You can't have escaped the hooha about the iPhone 4 and the antenna design / now apparent oversight of apple on every iPhone ever regarding the algorithm used to calculate RSSI (received signal strength indication). I worked in mobile phone comms until 3 years ago when I moved into doing work with tetra radios.
The way the story has been covered has been your typical bad science reporting, with this morning's BBC slot by some fellow from "click" explaining the problem.
Much as I love apple's products, the last 10 years of consumer electronics have persuaded me of one thing; resist the urge and don't be an early adopter. The iPhone 3GS I've got was around for quite a while before I got hold of it, and even then I only went for it because it finally offered the features I'd been enjoying in phones for many years. Kudos to apple for not rushing features out btw, which is one reason why this 3GS is a joy to use.
I've done a lot of apple defending in the past, but the iPhone 4 appears to have been something of a cockup. The antenna design is, I think, a good basic idea - internal antennas are a compromise and will never get as good a signal as a proper or stub antenna. Apple locating the surface of the signal receiver around the edge is a good idea, but the co-locating of the wifi antenna and the close proximity (allowing the 3G/2G antenna to ground through it) were poor design choices.
I had thought, in my admitted admiration for the polished feel of apple products, that this must have been some small software issue but now I think I know how this poor design got through. Secrecy. Pete Stewardson from work takes credit here, it didn't occur to me at all.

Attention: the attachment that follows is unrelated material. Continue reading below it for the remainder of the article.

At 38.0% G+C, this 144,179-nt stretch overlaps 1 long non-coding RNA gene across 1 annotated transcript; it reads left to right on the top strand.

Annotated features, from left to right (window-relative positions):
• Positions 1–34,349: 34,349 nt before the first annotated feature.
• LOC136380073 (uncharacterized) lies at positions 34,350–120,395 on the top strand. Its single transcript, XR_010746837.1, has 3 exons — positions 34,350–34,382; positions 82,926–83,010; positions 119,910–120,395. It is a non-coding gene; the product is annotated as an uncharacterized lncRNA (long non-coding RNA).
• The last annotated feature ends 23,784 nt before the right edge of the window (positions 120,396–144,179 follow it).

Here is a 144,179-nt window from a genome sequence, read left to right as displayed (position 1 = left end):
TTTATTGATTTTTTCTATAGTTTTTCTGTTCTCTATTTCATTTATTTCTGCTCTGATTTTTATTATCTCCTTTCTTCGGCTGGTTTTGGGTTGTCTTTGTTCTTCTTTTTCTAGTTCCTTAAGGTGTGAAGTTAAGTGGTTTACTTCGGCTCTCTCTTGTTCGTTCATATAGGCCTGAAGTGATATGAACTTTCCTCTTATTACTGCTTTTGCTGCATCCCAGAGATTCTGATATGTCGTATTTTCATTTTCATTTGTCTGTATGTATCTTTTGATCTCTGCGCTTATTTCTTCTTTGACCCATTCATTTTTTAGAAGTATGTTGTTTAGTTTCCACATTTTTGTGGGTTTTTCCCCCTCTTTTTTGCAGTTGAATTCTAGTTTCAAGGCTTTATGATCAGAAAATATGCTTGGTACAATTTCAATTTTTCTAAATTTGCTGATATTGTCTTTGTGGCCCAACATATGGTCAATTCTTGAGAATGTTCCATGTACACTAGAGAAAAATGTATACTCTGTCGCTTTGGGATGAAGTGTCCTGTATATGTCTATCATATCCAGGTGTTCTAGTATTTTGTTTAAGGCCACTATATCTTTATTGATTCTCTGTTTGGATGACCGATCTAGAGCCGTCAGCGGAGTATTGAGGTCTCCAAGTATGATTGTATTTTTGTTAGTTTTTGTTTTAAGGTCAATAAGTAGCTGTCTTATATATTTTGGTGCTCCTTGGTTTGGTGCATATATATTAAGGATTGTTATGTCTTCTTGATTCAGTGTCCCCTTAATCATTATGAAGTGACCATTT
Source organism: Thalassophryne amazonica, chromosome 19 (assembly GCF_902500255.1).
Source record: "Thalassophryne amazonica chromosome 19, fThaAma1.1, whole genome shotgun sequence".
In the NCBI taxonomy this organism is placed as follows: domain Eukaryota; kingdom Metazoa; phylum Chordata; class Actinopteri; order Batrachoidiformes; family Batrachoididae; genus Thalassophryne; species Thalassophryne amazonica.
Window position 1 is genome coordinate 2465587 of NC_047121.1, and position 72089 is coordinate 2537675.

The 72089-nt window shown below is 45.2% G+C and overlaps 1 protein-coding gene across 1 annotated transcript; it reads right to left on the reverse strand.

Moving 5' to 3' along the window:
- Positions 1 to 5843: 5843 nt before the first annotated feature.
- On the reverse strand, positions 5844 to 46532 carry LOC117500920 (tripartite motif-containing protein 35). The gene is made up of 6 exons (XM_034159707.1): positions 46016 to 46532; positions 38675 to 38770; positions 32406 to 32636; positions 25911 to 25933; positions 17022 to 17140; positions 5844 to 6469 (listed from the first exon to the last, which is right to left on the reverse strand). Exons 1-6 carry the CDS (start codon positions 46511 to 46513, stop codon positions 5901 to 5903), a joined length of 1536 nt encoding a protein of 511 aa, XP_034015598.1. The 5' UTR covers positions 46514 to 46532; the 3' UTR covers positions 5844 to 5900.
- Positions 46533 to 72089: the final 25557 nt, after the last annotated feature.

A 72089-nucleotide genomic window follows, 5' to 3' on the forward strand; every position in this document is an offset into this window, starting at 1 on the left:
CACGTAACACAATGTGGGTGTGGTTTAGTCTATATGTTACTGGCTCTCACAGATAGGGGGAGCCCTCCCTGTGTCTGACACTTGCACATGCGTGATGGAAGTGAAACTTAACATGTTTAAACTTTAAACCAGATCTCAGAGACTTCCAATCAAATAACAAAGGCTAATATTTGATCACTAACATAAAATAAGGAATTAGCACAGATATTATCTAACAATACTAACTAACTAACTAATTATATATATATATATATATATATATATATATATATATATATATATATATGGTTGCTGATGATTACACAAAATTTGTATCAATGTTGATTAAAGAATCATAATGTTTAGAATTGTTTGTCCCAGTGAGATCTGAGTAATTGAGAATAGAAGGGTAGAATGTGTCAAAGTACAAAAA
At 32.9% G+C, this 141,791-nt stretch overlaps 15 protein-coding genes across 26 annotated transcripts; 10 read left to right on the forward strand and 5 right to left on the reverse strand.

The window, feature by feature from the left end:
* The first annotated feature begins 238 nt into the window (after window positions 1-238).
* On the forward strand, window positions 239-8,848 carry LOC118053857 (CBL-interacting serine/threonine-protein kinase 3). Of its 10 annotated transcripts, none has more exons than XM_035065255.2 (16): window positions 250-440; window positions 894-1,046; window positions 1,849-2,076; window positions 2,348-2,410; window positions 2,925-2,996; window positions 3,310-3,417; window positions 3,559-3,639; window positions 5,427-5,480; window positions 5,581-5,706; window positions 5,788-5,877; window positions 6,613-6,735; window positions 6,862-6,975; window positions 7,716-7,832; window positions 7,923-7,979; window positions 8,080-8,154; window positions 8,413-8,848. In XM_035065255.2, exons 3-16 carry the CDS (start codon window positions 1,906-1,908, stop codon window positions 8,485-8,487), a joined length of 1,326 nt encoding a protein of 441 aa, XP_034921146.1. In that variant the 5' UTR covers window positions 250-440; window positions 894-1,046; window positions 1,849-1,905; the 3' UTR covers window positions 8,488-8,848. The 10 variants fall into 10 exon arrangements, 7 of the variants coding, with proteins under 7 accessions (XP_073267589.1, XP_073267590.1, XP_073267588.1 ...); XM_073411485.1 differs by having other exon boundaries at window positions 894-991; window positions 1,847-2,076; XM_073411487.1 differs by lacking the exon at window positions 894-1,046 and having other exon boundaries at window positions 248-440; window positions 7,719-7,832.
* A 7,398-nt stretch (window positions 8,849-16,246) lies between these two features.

See, apple have to field trial phones like the rest of us. They love the slavering anticipation their product cycle produces, and hence they keep a tight lid on things; iPhone 4 was no different. So, to keep the physical design a secret, they had testers using the devices inside a case which gave the phones a 3GS "look".
This, of course, insulated the antenna from the testers' hands. And totally masked the antenna grounding issue. Woops.
What is happening now with apple suggesting that the rssi meter algorithm has "always been wrong" and that they were "astonished" to discover this, this I think is a total damage limitation exercise. If the meter had been wrong all along I simply cannot believe that 3 iterations of the iPhone would not have seen it fixed. Simple field trials would have shown it up.
Sean Cody, where are you matey and can you give me the lowdown!